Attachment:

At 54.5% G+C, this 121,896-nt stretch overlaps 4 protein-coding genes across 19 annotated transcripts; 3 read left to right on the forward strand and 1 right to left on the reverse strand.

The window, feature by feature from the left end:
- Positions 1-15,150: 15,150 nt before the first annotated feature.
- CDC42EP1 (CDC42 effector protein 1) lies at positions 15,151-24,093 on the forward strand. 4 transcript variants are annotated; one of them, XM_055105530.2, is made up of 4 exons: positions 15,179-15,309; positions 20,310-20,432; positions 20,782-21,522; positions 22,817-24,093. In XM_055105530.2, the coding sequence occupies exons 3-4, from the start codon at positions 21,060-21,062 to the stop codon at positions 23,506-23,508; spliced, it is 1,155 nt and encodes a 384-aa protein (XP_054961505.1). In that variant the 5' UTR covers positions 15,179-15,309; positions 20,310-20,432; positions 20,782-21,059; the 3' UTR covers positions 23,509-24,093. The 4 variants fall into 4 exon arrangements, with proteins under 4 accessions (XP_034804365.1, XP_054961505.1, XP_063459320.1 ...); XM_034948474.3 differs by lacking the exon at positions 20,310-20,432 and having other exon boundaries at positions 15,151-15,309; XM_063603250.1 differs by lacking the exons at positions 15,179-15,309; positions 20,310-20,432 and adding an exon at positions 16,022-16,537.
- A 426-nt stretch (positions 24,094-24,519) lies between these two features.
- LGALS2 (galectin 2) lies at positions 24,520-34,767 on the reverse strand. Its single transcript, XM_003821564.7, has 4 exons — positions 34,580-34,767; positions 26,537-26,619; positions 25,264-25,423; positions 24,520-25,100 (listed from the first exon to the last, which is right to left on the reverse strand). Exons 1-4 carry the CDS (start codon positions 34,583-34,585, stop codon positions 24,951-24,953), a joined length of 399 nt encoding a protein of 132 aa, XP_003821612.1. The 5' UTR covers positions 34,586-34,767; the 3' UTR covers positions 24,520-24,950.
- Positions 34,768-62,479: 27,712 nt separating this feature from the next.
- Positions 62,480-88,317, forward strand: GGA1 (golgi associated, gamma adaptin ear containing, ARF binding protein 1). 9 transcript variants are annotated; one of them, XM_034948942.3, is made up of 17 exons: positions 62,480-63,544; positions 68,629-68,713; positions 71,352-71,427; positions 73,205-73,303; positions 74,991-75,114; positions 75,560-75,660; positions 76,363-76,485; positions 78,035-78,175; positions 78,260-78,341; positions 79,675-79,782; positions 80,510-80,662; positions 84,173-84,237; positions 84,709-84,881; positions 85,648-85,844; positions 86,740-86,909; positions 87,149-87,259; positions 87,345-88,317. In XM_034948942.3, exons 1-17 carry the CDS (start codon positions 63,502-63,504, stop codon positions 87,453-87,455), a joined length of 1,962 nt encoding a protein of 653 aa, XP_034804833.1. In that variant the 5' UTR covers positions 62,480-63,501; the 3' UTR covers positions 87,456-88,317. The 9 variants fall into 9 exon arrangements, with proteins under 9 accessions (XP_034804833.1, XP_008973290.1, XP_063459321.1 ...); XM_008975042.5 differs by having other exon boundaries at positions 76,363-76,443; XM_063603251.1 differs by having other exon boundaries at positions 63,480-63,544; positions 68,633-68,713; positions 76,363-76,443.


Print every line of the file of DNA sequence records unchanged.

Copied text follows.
At 54.5% G+C, this 121,896-nt stretch overlaps 4 protein-coding genes across 19 annotated transcripts; 3 read left to right on the forward strand and 1 right to left on the reverse strand.

The window, feature by feature from the left end:
- Positions 1-15,150: 15,150 nt before the first annotated feature.
- CDC42EP1 (CDC42 effector protein 1) lies at positions 15,151-24,093 on the forward strand. 4 transcript variants are annotated; one of them, XM_055105530.2, is made up of 4 exons: positions 15,179-15,309; positions 20,310-20,432; positions 20,782-21,522; positions 22,817-24,093. In XM_055105530.2, the coding sequence occupies exons 3-4, from the start codon at positions 21,060-21,062 to the stop codon at positions 23,506-23,508; spliced, it is 1,155 nt and encodes a 384-aa protein (XP_054961505.1). In that variant the 5' UTR covers positions 15,179-15,309; positions 20,310-20,432; positions 20,782-21,059; the 3' UTR covers positions 23,509-24,093. The 4 variants fall into 4 exon arrangements, with proteins under 4 accessions (XP_034804365.1, XP_054961505.1, XP_063459320.1 ...); XM_034948474.3 differs by lacking the exon at positions 20,310-20,432 and having other exon boundaries at positions 15,151-15,309; XM_063603250.1 differs by lacking the exons at positions 15,179-15,309; positions 20,310-20,432 and adding an exon at positions 16,022-16,537.
- A 426-nt stretch (positions 24,094-24,519) lies between these two features.
- LGALS2 (galectin 2) lies at positions 24,520-34,767 on the reverse strand. Its single transcript, XM_003821564.7, has 4 exons — positions 34,580-34,767; positions 26,537-26,619; positions 25,264-25,423; positions 24,520-25,100 (listed from the first exon to the last, which is right to left on the reverse strand). Exons 1-4 carry the CDS (start codon positions 34,583-34,585, stop codon positions 24,951-24,953), a joined length of 399 nt encoding a protein of 132 aa, XP_003821612.1. The 5' UTR covers positions 34,586-34,767; the 3' UTR covers positions 24,520-24,950.
- Positions 34,768-62,479: 27,712 nt separating this feature from the next.
- Positions 62,480-88,317, forward strand: GGA1 (golgi associated, gamma adaptin ear containing, ARF binding protein 1). 9 transcript variants are annotated; one of them, XM_034948942.3, is made up of 17 exons: positions 62,480-63,544; positions 68,629-68,713; positions 71,352-71,427; positions 73,205-73,303; positions 74,991-75,114; positions 75,560-75,660; positions 76,363-76,485; positions 78,035-78,175; positions 78,260-78,341; positions 79,675-79,782; positions 80,510-80,662; positions 84,173-84,237; positions 84,709-84,881; positions 85,648-85,844; positions 86,740-86,909; positions 87,149-87,259; positions 87,345-88,317. In XM_034948942.3, exons 1-17 carry the CDS (start codon positions 63,502-63,504, stop codon positions 87,453-87,455), a joined length of 1,962 nt encoding a protein of 653 aa, XP_034804833.1. In that variant the 5' UTR covers positions 62,480-63,501; the 3' UTR covers positions 87,456-88,317. The 9 variants fall into 9 exon arrangements, with proteins under 9 accessions (XP_034804833.1, XP_008973290.1, XP_063459321.1 ...); XM_008975042.5 differs by having other exon boundaries at positions 76,363-76,443; XM_063603251.1 differs by having other exon boundaries at positions 63,480-63,544; positions 68,633-68,713; positions 76,363-76,443.